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Publication numberUS20050071321 A1
Publication typeApplication
Application numberUS 10/671,938
Publication dateMar 31, 2005
Filing dateSep 29, 2003
Priority dateSep 29, 2003
Publication number10671938, 671938, US 2005/0071321 A1, US 2005/071321 A1, US 20050071321 A1, US 20050071321A1, US 2005071321 A1, US 2005071321A1, US-A1-20050071321, US-A1-2005071321, US2005/0071321A1, US2005/071321A1, US20050071321 A1, US20050071321A1, US2005071321 A1, US2005071321A1
InventorsShyh-Kwei Chen, Kun-Lung Wu, Philip Shi-lung Yu
Original AssigneeInternational Business Machines Corporation
Export CitationBiBTeX, EndNote, RefMan
External Links: USPTO, USPTO Assignment, Espacenet
System and method for monitoring events against continual range queries
US 20050071321 A1
Abstract
A method (and structure) for monitoring continual range queries against events includes decomposing each range query with one or more predefined virtual constructs, building a query index, and using the query index to match an event with the range queries.
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Claims(15)
1. A method for monitoring continual range queries against events, said method comprising:
decomposing each range query into one or more predefined virtual constructs;
building a query index; and
using said query index to match an event with said range queries.
2. The method of claim 1, said building of a query index further comprising:
storing an identification of said query with identification lists associated with said virtual constructs.
3. The method of claim 1, said building of a query index further comprising:
predefining a set of virtual constructs for each point being monitored.
4. The method of claim 1, said matching of an event with said range queries further comprising:
finding all the virtual constructs that cover said event.
5. The method of claim 1, said decomposing of a range query further comprising:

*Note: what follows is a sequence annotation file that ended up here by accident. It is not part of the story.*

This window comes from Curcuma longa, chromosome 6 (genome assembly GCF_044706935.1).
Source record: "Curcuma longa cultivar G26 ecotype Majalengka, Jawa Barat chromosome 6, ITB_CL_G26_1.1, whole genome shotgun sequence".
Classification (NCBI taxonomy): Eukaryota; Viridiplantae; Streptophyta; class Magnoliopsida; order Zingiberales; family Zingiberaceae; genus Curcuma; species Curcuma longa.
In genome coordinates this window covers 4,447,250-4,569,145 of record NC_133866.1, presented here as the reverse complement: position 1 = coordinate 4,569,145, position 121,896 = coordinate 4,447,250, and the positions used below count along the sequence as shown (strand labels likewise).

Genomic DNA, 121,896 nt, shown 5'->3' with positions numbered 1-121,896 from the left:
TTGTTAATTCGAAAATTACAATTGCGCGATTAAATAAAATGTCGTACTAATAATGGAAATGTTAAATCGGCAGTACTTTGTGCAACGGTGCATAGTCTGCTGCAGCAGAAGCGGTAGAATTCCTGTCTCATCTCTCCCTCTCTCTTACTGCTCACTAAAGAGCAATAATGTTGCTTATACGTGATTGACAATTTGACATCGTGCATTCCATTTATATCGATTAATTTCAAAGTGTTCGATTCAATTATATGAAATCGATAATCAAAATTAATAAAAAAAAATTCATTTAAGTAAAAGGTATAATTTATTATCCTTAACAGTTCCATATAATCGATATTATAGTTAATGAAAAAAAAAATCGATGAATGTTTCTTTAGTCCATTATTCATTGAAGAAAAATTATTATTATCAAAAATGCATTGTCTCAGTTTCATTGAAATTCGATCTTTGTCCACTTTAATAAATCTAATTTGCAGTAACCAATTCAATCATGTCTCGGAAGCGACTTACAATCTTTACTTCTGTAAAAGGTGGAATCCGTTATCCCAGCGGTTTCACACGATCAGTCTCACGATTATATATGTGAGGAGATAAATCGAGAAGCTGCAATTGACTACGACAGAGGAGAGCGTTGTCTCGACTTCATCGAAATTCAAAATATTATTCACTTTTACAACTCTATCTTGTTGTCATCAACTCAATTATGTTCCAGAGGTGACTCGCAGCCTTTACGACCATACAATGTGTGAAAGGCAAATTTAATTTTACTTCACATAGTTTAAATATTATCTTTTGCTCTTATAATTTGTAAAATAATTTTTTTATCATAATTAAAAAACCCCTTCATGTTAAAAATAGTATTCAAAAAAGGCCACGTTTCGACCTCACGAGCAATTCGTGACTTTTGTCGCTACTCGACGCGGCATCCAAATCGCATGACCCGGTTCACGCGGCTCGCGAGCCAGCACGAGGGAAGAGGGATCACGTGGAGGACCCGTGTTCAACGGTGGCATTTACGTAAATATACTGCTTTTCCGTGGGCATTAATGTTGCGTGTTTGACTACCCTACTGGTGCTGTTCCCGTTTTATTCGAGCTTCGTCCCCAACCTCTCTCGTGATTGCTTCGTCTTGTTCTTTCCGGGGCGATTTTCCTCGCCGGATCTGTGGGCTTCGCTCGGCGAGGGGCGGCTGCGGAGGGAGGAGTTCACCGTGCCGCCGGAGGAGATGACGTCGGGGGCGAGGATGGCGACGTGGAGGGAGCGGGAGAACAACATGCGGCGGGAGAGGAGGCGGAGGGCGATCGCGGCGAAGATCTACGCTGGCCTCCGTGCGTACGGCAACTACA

initializing a working rectangle to be said range query;
repeatedly cutting a strip rectangle from said working rectangle; and
decomposing said strip rectangle with one or more of said virtual constructs.
6. The method of claim 4, wherein the size of the set of covering virtual constructs of an event is constant for all the event points.
7. The method of claim 4, wherein gaps between corresponding different covering virtual constructs of all event points are identical.
8. The method of claim 4, said finding of all covering virtual constructs of an event comprising:
pre-computing of a difference table;
computing the identification of a pivot virtual construct; and
adding said identification of pivot virtual construct to each of the elements stored in said difference table.
9. A method of providing a service of monitoring events or conditions, said method comprising at least one of the following:
providing a service that monitors events against interests of a customer, said service monitoring said events by decomposing continual range queries related to said customer interests with one or predefined virtual constructs, building a query index, and using said query index to match an event with said range queries;
maintaining one or more customer interests expressed as continual range queries for the service that monitors events; and
notifying a subset of said customers whose interests match an event.
10. A system for monitoring continual range queries against events, said system comprising:
a decomposing module that decomposes each range query into one or more predefined virtual constructs;
a query index construction module; and
an event matching module that uses said query index to match an event with said range queries.
11. The system of claim 10, further comprising:
at least one sensor to detect occurrence of events.
12. The system of claim 10, further comprising:
at least one client input station to permit a client to provide an input query.
13. The system of claim 10, further comprising:
at least one client receiver to permit a client to be notified of occurrence of an event of interest.
14. An apparatus for monitoring continual range queries against events, said apparatus comprising one of:
a query monitor that includes:
a decomposing module that decomposes each range query into one or more predefined virtual constructs;
a query index construction module; and
an event matching module that uses said query index to match an event with said range queries;
a sensor to detect occurrence of events and provides said occurrence of events into said query monitor;
a client receiver to permit a client to be notified of occurrence of an event of interest to said client.
15. A signal-bearing medium tangibly embodying a program of machine-readable instructions executable by a digital processing apparatus to perform a method for monitoring continual range queries against events, said method comprising:
decomposing each range query into one or more predefined virtual constructs;
building a query index; and
using said query index to match an event with said range queries.
Description
CROSS-REFERENCE TO RELATED APPLICATIONS

The present Application is related to the following co-pending application: